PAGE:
I look around for the friends that I used to turn to to pull me through
    Looking into their eyes I see them running too

  9. Papa Francesco is a caudillo. Look at the treatment of Cardinal Burke, the FFI, Cardinal Muller’s impending transfer to Siberia, the pro traditionalist bishop of Italy and the excommunication of the FSSPX. Look at the ramblings of Cardinal Kasper and Papa Francesco’s allies such as Cardinal Wuerl and Cardinal Dolan.

    Reward your allies, punish your enemies.

  10. DJ Hesselius, I’m going to make a comment that might sound sardonic, but I mean it in an allegorical sense.

    The human brain has two hemispheres, and certain activities are dominant in one hemisphere or the other. For example, one is logical and so arguably would be the locus of theology, while the other is less so and arguably would be the locus of pastoral care.
    There is a nerve bundle called the corpus callosum that connects the two hemispheres so that they can be coordinated. In some extreme cases surgeons cut the corpus callosum. When this happens the two hemispheres become almost totally independent. Some functions that require coordination are lost, but most people would not notice any loss in most day-to-day activities.

  11. Pope Francis wants to make legal what is already largely the practice. All his actions tend to encourage the practice of forbidden sexual morality. My guess is that he will not change the moral law officially as he is already accomplishing his purpose. God can’t be very happy about all this. Let us pray for Pope Francis and ourselves.

  12. . . . in spite of the scanty number of votes in favor of the change of course, after two weeks of fiery discussion.

    I am a bit confused about the voting. IIUC, it took 2/3rds vote to have the questionable paragraphs included in the final document. Those paragraphs garnered more than 50%, but less than the 2/3rds needed. How is >50% a scanty number? Or was the vote different on those paragraphs?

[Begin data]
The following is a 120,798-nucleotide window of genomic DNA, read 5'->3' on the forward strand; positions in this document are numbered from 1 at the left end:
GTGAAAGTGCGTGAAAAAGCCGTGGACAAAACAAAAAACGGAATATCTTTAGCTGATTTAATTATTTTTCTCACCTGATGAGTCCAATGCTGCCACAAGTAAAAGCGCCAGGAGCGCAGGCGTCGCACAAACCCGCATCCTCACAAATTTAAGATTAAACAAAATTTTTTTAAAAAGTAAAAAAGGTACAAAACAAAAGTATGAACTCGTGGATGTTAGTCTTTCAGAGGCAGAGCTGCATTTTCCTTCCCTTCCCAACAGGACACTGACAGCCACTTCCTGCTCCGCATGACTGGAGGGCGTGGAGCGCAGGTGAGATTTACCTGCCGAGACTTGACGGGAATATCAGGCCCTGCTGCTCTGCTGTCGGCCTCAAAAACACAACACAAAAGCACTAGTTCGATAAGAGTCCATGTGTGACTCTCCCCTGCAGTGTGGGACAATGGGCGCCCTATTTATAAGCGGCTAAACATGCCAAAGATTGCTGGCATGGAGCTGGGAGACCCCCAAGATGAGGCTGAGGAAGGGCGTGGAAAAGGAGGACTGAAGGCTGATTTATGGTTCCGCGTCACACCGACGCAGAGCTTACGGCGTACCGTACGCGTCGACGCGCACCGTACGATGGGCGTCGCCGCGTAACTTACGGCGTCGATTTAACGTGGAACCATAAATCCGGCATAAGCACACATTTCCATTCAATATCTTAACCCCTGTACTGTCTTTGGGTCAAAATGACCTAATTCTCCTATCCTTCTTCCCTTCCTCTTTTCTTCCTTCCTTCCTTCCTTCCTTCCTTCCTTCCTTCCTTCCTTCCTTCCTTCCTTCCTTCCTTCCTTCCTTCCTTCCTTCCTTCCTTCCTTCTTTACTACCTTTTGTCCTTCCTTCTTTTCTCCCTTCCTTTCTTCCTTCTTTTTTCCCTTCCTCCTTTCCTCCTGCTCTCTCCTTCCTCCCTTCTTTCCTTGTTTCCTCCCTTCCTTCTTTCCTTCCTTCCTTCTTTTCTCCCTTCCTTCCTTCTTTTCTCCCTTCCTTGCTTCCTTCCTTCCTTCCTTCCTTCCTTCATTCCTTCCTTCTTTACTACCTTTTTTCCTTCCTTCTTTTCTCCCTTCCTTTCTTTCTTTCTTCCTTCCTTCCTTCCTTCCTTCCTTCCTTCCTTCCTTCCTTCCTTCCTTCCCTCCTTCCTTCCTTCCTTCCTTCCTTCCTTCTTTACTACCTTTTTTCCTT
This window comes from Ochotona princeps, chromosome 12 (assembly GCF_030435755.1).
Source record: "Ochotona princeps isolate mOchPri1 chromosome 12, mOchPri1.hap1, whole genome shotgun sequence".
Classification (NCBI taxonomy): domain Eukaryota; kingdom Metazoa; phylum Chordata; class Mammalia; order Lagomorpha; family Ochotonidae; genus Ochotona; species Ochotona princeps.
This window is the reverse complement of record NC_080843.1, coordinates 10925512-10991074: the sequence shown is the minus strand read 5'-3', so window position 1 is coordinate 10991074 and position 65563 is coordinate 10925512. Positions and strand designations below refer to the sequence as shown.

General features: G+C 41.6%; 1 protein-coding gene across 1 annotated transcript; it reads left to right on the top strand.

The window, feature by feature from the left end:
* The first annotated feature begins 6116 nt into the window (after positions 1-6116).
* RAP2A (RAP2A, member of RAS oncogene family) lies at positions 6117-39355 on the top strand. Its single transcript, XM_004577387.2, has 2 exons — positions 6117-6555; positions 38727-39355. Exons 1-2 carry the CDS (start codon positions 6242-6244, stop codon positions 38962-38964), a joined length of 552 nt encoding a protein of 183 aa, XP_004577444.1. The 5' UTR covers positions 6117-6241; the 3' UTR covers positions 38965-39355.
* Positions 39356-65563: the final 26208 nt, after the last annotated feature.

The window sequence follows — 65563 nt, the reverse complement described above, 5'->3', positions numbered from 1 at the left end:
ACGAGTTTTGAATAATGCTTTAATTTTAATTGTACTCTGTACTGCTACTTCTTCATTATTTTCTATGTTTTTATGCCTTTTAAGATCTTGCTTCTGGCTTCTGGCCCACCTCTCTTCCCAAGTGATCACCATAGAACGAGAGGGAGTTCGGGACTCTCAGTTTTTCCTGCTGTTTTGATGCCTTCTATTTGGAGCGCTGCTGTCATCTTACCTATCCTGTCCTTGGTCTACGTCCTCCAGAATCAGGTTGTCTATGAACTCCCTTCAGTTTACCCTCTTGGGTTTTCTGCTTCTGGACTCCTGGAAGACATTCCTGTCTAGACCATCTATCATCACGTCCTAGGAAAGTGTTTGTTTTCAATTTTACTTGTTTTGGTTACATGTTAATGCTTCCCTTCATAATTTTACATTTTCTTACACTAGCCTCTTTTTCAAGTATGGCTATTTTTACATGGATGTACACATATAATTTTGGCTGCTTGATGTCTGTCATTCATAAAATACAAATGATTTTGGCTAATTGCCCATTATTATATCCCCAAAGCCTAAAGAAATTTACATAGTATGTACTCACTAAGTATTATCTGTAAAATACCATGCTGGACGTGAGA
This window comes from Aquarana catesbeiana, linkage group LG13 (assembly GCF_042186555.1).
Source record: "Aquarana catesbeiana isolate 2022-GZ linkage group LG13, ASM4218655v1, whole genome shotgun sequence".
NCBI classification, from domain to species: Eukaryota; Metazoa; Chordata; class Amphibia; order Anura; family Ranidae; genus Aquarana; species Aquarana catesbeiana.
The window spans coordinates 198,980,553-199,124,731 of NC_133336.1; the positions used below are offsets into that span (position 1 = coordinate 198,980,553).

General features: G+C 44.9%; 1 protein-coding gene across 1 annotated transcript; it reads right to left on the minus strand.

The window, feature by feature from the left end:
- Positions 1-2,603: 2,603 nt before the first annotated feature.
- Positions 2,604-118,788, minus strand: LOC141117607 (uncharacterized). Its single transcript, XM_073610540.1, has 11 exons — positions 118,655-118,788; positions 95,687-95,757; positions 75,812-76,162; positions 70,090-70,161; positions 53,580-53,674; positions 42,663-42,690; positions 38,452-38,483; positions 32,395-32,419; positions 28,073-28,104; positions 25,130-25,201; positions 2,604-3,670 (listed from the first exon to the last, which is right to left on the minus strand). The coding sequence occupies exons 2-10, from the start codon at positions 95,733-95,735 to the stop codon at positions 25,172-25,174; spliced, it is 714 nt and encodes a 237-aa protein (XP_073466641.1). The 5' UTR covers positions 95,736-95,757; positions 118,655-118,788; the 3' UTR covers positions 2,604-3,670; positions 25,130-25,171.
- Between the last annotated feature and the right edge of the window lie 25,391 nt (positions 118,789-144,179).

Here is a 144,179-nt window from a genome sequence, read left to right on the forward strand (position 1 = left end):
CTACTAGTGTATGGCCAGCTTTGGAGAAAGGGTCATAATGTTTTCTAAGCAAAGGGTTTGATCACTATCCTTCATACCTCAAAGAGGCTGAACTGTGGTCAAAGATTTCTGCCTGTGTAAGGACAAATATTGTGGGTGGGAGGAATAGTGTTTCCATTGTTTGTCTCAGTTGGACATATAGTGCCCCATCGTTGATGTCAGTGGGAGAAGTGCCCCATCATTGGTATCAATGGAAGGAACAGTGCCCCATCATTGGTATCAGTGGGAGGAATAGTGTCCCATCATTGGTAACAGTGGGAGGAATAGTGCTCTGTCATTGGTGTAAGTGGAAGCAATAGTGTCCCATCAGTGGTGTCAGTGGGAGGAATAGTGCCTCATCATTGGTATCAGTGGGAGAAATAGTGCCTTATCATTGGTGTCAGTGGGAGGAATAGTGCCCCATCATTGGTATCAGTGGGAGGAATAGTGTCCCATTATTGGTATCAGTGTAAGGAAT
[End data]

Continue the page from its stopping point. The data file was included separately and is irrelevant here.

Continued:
13. “In the Third Secret it is predicted, among other things, that the great apostasy in the Church will begin at the top.” – Card. Mario Luigi Ciappi Not “near the top”, but “at the top” were the very clear words he used in the letter to Dr. Baumgartner, ca. 1980’s.
    Cardinal Silvio Oddi:
    “[T]he Third Secret – which John XXIII and his successors thought inopportune to reveal – is not about a supposed conversion of Russia, still far from becoming a reality, but regards the ‘revolution’ in the Catholic Church. ”
    (Silvio Oddi, Il Tenero Mastino di Dio, Rome: Progetto Museali Editore, 1995, p. 217-218).

  14. An interesting parallel of the revolutionary tendencies of Papa Bergoglio’s pontificate is to compare it to that of the retired Anglican Archbp. of Canterbury Dr. Rowan D. Williams’ stormy and schism-generating tenure.

    Both early on chose to re-define moral positions on marriage and homosexuality; both expressed disdain against traditional belief and its adherents; both railed against free-market economics and wealth; and both often displayed the flat of their sabre against “traditionalists” and “orthodox” believers who threatened to split in response to their own authoritarianism. Papa-Peron is very closely following the trajectory of Abp. “Rowin’-Alone” Williams.

  15. Tom D:
    I am aware of the two hemisphere nature of the brain, the corpus callosum, etc.; however, I think there may be another explanation for the Pope’s behavior. He’s a politician, saying one thing to one group, and another thing to another. I think one tends to see this more among socialist leaning politicians rather than small government/free market types.